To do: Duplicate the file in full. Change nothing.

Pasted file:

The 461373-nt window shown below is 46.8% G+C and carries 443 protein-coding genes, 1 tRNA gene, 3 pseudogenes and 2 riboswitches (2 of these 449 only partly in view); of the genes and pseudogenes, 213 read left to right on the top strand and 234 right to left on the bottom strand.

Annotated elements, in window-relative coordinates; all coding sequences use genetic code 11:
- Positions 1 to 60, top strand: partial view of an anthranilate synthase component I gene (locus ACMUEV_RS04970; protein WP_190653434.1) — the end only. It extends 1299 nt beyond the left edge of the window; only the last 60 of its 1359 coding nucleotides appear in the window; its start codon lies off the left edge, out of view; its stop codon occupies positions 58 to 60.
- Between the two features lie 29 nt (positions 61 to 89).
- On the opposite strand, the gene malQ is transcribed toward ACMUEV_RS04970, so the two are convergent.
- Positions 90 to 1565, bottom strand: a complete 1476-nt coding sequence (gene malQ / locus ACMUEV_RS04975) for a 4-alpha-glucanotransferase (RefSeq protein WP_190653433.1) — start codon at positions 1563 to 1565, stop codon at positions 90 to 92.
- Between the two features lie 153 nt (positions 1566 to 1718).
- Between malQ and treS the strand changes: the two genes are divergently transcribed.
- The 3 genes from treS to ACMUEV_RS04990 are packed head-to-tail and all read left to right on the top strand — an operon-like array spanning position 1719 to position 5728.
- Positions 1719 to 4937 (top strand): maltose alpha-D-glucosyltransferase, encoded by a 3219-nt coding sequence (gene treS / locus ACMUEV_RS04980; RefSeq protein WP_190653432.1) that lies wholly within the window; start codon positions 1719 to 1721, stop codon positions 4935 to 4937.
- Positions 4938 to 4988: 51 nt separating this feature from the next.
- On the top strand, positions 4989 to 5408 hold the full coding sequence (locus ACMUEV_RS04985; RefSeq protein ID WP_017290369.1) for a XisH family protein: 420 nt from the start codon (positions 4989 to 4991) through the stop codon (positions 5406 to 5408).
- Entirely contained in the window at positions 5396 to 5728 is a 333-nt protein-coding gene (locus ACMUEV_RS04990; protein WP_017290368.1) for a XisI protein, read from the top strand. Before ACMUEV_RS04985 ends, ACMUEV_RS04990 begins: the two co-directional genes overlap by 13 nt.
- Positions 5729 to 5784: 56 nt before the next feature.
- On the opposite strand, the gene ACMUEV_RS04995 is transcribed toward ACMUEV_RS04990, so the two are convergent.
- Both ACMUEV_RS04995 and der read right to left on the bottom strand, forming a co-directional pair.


The 461373-nt window shown below is 46.8% G+C and carries 443 protein-coding genes, 1 tRNA gene, 3 pseudogenes and 2 riboswitches (2 of these 449 only partly in view); of the genes and pseudogenes, 213 read left to right on the top strand and 234 right to left on the bottom strand.

Annotated elements, in window-relative coordinates; all coding sequences use genetic code 11:
- Positions 1 to 60, top strand: partial view of an anthranilate synthase component I gene (locus ACMUEV_RS04970; protein WP_190653434.1) — the end only. It extends 1299 nt beyond the left edge of the window; only the last 60 of its 1359 coding nucleotides appear in the window; its start codon lies off the left edge, out of view; its stop codon occupies positions 58 to 60.
- Between the two features lie 29 nt (positions 61 to 89).
- On the opposite strand, the gene malQ is transcribed toward ACMUEV_RS04970, so the two are convergent.
- Positions 90 to 1565, bottom strand: a complete 1476-nt coding sequence (gene malQ / locus ACMUEV_RS04975) for a 4-alpha-glucanotransferase (RefSeq protein WP_190653433.1) — start codon at positions 1563 to 1565, stop codon at positions 90 to 92.
- Between the two features lie 153 nt (positions 1566 to 1718).
- Between malQ and treS the strand changes: the two genes are divergently transcribed.
- The 3 genes from treS to ACMUEV_RS04990 are packed head-to-tail and all read left to right on the top strand — an operon-like array spanning position 1719 to position 5728.
- Positions 1719 to 4937 (top strand): maltose alpha-D-glucosyltransferase, encoded by a 3219-nt coding sequence (gene treS / locus ACMUEV_RS04980; RefSeq protein WP_190653432.1) that lies wholly within the window; start codon positions 1719 to 1721, stop codon positions 4935 to 4937.
- Positions 4938 to 4988: 51 nt separating this feature from the next.
- On the top strand, positions 4989 to 5408 hold the full coding sequence (locus ACMUEV_RS04985; RefSeq protein ID WP_017290369.1) for a XisH family protein: 420 nt from the start codon (positions 4989 to 4991) through the stop codon (positions 5406 to 5408).
- Entirely contained in the window at positions 5396 to 5728 is a 333-nt protein-coding gene (locus ACMUEV_RS04990; protein WP_017290368.1) for a XisI protein, read from the top strand. Before ACMUEV_RS04985 ends, ACMUEV_RS04990 begins: the two co-directional genes overlap by 13 nt.
- Positions 5729 to 5784: 56 nt before the next feature.
- On the opposite strand, the gene ACMUEV_RS04995 is transcribed toward ACMUEV_RS04990, so the two are convergent.
- Both ACMUEV_RS04995 and der read right to left on the bottom strand, forming a co-directional pair.